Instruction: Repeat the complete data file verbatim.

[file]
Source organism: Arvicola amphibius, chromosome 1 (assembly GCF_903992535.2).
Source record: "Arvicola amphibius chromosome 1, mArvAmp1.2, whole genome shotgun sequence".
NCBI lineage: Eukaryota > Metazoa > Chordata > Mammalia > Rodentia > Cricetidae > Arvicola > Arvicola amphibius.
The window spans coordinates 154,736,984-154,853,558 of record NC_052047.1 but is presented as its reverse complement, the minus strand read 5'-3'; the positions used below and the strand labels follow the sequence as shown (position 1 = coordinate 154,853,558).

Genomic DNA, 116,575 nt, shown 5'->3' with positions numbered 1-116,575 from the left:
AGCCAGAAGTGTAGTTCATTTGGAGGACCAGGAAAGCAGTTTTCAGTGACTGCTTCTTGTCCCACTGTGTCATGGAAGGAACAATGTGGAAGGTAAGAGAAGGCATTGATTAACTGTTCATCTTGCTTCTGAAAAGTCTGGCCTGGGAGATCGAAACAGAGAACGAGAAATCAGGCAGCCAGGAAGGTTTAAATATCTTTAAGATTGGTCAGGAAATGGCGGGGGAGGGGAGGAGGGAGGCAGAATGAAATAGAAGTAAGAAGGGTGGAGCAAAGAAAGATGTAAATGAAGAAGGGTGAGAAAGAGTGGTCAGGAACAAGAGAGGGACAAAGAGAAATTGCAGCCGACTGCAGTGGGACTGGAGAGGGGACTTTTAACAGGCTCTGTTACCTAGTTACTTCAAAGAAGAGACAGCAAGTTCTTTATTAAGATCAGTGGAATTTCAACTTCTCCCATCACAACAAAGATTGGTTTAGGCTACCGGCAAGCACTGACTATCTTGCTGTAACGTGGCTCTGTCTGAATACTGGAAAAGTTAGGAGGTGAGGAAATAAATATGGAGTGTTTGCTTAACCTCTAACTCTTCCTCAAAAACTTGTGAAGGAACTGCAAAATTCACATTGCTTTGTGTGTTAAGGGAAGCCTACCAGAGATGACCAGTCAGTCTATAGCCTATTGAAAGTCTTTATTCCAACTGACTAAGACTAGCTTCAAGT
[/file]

Source organism: Arvicola amphibius, chromosome 1 (assembly GCF_903992535.2).
Source record: "Arvicola amphibius chromosome 1, mArvAmp1.2, whole genome shotgun sequence".
NCBI lineage: Eukaryota > Metazoa > Chordata > Mammalia > Rodentia > Cricetidae > Arvicola > Arvicola amphibius.
The window spans coordinates 154,736,984-154,853,558 of record NC_052047.1 but is presented as its reverse complement, the minus strand read 5'-3'; the positions used below and the strand labels follow the sequence as shown (position 1 = coordinate 154,853,558).

Genomic DNA, 116,575 nt, shown 5'->3' with positions numbered 1-116,575 from the left:
AGCCAGAAGTGTAGTTCATTTGGAGGACCAGGAAAGCAGTTTTCAGTGACTGCTTCTTGTCCCACTGTGTCATGGAAGGAACAATGTGGAAGGTAAGAGAAGGCATTGATTAACTGTTCATCTTGCTTCTGAAAAGTCTGGCCTGGGAGATCGAAACAGAGAACGAGAAATCAGGCAGCCAGGAAGGTTTAAATATCTTTAAGATTGGTCAGGAAATGGCGGGGGAGGGGAGGAGGGAGGCAGAATGAAATAGAAGTAAGAAGGGTGGAGCAAAGAAAGATGTAAATGAAGAAGGGTGAGAAAGAGTGGTCAGGAACAAGAGAGGGACAAAGAGAAATTGCAGCCGACTGCAGTGGGACTGGAGAGGGGACTTTTAACAGGCTCTGTTACCTAGTTACTTCAAAGAAGAGACAGCAAGTTCTTTATTAAGATCAGTGGAATTTCAACTTCTCCCATCACAACAAAGATTGGTTTAGGCTACCGGCAAGCACTGACTATCTTGCTGTAACGTGGCTCTGTCTGAATACTGGAAAAGTTAGGAGGTGAGGAAATAAATATGGAGTGTTTGCTTAACCTCTAACTCTTCCTCAAAAACTTGTGAAGGAACTGCAAAATTCACATTGCTTTGTGTGTTAAGGGAAGCCTACCAGAGATGACCAGTCAGTCTATAGCCTATTGAAAGTCTTTATTCCAACTGACTAAGACTAGCTTCAAGT